Categories: LocalUtah Pride 2018

How Salt Lake City, of all places, built America’s most impressive Pride celebration

by Kastalia Medrano, travel writer,

Utah’s first Gay and Lesbian Pride March, in 1990, drew maybe 250 people. It went more or less unopposed. The biggest issue it ran into was that the route took marchers past a bunch of parked horse carriages, the sort tourists ride around the downtown.

“We were marching by, chanting and screaming,” says Connell “Rocky” O’Donovan, the march’s co-founder and a man introduced to me as “the local gay historian.” The horses, naturally, were startled — presumably at the sight of a vocal gay march in Salt Lake City, or perhaps at the ruckus itself. “That actually got really dangerous,” O’Donovan continues. “I felt really bad for the horses. And the drivers and the police had approved the route, but then they said, ‘Oh, shoot, this wasn’t a good idea, was it.’”

But aside from the horse encounters, it was, in fact, a pretty good idea. At the second march, in 1991, turnout roughly doubled. O’Donovan led marchers on a new route from the state capitol down to the city [and county] building, where the Salt Lake City Pride Festival is held today.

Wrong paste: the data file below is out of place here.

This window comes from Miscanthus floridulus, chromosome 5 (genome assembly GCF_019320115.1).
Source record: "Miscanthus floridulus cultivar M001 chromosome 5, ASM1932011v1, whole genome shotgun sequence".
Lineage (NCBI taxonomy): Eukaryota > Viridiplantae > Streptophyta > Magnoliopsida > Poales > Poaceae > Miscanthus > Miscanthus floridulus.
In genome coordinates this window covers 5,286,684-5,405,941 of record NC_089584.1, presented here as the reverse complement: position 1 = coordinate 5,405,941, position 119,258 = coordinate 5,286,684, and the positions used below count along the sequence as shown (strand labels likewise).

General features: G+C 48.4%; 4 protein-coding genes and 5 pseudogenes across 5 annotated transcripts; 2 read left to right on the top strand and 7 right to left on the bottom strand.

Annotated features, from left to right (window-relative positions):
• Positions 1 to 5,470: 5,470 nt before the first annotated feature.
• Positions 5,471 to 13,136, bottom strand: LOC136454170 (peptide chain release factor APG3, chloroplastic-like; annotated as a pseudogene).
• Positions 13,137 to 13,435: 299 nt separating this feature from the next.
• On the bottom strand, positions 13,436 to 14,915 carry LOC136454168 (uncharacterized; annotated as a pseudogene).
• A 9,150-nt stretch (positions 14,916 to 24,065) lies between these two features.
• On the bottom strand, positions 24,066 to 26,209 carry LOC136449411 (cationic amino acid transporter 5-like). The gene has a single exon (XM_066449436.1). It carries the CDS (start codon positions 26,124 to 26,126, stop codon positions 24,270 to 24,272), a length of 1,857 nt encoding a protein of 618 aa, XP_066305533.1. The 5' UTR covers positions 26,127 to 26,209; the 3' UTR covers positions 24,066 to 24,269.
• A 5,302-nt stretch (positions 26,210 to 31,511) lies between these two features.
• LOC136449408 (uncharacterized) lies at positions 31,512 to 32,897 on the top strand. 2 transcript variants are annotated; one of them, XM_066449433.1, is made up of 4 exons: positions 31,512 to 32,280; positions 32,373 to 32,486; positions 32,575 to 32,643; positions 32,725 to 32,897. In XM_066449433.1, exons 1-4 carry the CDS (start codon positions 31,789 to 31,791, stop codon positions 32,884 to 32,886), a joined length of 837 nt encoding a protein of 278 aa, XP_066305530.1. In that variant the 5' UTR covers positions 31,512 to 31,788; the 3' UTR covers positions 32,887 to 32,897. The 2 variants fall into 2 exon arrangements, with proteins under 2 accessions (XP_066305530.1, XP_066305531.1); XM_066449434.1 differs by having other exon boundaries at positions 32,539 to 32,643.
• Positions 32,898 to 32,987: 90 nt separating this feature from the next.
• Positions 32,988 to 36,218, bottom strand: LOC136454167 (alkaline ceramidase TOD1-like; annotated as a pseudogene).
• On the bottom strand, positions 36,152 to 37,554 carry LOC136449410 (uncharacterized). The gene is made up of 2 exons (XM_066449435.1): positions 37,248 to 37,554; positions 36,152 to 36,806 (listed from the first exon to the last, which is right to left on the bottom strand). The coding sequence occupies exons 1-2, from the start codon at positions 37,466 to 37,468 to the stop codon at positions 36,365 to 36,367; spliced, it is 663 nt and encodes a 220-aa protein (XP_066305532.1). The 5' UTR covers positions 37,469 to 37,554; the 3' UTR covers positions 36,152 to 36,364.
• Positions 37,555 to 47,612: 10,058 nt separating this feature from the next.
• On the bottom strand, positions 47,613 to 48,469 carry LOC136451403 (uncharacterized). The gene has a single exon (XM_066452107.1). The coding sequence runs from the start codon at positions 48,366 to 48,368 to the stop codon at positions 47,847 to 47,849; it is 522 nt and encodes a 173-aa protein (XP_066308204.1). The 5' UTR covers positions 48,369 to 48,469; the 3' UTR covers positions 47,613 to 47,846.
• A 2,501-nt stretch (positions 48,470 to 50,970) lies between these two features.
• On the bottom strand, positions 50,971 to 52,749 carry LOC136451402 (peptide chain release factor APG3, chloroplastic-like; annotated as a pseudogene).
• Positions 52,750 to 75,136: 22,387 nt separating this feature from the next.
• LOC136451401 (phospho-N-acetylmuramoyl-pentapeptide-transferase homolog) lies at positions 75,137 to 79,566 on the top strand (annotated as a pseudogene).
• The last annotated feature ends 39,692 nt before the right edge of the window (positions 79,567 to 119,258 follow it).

And this time, they arrived to find a handful of neo-Nazis waiting.

“They’d taken over the premises, and they had not gotten permits to be there,” O’Donovan says. “I was so angry that I had gone through all these hoops to get a permit and they just showed up. We went to the cops, and the cops were like, ‘they were here first.’ And I was like, ‘but they don’t have a permit to be here!’

O’Donovan, bullhorn in hand, outwardly maintained his composure as he blared the message to his marchers that Nazis, too, had the right to free speech and freedom of assembly. Inwardly? “I’m freaking out,” he says, “thinking if any of them have a gun they’re gonna shoot me.”



Recent Posts

Where is the compassion?

As we take time to focus on LGBTQIA history, I think it's only fitting that we take a look not…

18 hours ago

Go first to Avenues Bistro on Third

Like some immigrants or refugees, Avenues Bistro on Third has had a tumultuous past. Avenuians could not wrap their head…

19 hours ago

The tale of the chicken of the sea

The road to a pain-free back is fraught with danger and excitement. Those of you who know me, have probably…

20 hours ago

Utah Alzheimer’s organization using new study to better help LGB patients

Medical research often excludes or overlooks LGBT people, making their needs as a community and as individuals challenging to identify.…

22 hours ago

Mayor Biskupski announces Commission Against Gun Violence, seeks applications from residents

Mayor Jackie Biskupski has announced today the formation of a Commission Against Gun Violence, tasked with exploring policy questions regarding…

2 days ago

National news briefs

Blind pig finds truffle Mary Roland, a magistrate judge since 2012 is a surprising nomination to the U.S. District Court…

2 days ago